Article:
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Barkly v. Copeland

Supreme Court of California
Oct 31, 1887
74 Cal. 1 (Cal. 1887)


         Department Two

         Appeal from a judgment of a Superior Court of Tehama County, and from an order refusing a new trial.


         In an action for slander, the defendant can only plead in mitigation such facts as were known to him at the time of speaking the defamatory words. The court, therefore, erred in refusing the motion to strike out. (Hatfield v. Lasher , 81 N.Y. 246; Bush v. Prosser , 11 N.Y. 347; Willover v. Hill , 72 N.Y. 36; Townshend on Slander and Libel, sec. 361; Swift v. Dickerman , 31 Conn. 285; Dolevin v. Wilder, 34 How. Pr. 488; Reynolds v. Tucker, 6 Ohio St. 516; 67 Am. Dec. 353; Whitney v. Janesville Gazette, 5 Biss. 330.) Evidence as to the defendant's financial standing should have been admitted. (Brown v. Barnes , 39 Mich. 211; 33 Am. Rep. 375; Hayner v. Cowden, 27 Ohio St. 292; 22 Am. Rep. 303; Bennett v. Hyde , 6 Conn. 24; McBride v. McLaughlin, 5 Watts, 375; Buckley v. Knapp , 48 Mo. 152; Hosley v. Brooks , 20 Ill. 115; 71 Am. Dec. 252; Humphries v. Parker , 52 Me. 502; Karney v. Paisley, 13 Iowa 89; Bell v. Morrison , 27 Wis. 68; Adcock v. Marsh, 8 Ired. 360; Lewis v. Chapman, 19 Barb. 252.)

         Jackson Hatch, and Clay W. Taylor, for Appellant.

          Chipman & Garter, John F. Ellison, and L. V. Hitchcock, for Respondent.

         The evidence offered as to the defendant's wealth was inadmissible. (Townshend on Slander and Libel, secs. 57, 391; Stanwood v. Whitmore , 63 Me. 209; 1 Sutherland on Damages, 745.)

         JUDGES: Thornton, J. McFarland, J., and Sharpstein, J. concurred.


          THORNTON, Judge

         [15 P. 308] Action to recover damages for slanderous words spoken by defendant of plaintiff.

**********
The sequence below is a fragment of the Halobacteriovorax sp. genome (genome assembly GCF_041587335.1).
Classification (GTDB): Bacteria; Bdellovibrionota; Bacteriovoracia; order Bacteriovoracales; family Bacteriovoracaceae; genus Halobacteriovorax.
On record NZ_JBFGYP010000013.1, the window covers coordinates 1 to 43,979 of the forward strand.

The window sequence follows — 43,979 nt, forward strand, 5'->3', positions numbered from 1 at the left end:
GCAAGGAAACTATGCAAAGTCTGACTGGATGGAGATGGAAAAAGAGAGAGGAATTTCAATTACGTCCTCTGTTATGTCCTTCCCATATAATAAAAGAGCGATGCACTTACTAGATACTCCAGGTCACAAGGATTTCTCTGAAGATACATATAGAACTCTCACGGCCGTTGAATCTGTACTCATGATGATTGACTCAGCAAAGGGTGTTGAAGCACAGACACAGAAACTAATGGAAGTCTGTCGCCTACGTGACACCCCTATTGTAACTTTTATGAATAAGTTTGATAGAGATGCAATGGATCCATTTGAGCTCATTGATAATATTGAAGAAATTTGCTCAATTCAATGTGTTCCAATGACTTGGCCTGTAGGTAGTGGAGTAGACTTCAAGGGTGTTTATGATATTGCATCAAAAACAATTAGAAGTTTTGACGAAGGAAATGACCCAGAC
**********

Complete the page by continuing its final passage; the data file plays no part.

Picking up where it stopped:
The plaintiff recovered a verdict of one dollar damages. He then moved for a new trial, which was denied, and from the judgment and the above order plaintiff appealed.

         In regard to the motion of plaintiff to strike out certain portions of defendant's answer, to which our attention is first called, we will remark that only such mitigating circumstances as were within the knowledge of the defendant when he spoke the words complained of can be alleged in the answer. (See Willover v. Hill , 72 N.Y. 36; Hatfield v. Lasher , 81 N.Y. 249.) But as the jury were instructed as to such circumstances in accordance with the above, the error of the court below in refusing to strike out that portion of the answer which set forth the circumstances of mitigation not known to the defendant when he uttered the words counted on worked no injury to the plaintiff.          The defendant offered in evidence the deposition of Russell Speegle, who had been convicted of stealing the cattle of Thomas Polk, in relation to which theft the disparaging words uttered by the defendant had been spoken. Speegle testified to statements made by him to several persons in regard to the theft of the cattle. The statements or declarations were made to Laura Moore, David Burke, Pope, Costello, Mitchell, and I. Speegle, and were testified to by all of the last-named, except Laura Moore, who does not appear to have been called. They tend to corroborate his testimony in regard to the connection of the plaintiff with the stealing of the cattle, by showing that about or not long after his (Speegle's) arrest for the larceny of the cattle, he made statements in regard to it similar to those which he made in his testimony.

         The statement to Laura Moore was made shortly before the cattle were taken to the plaintiff. The statements made to the other witnesses were made after his arrest.

         The statements were allowed to go to the jury against the objection and exception of plaintiff, and before any evidence impeaching the witness Speegle had been introduced.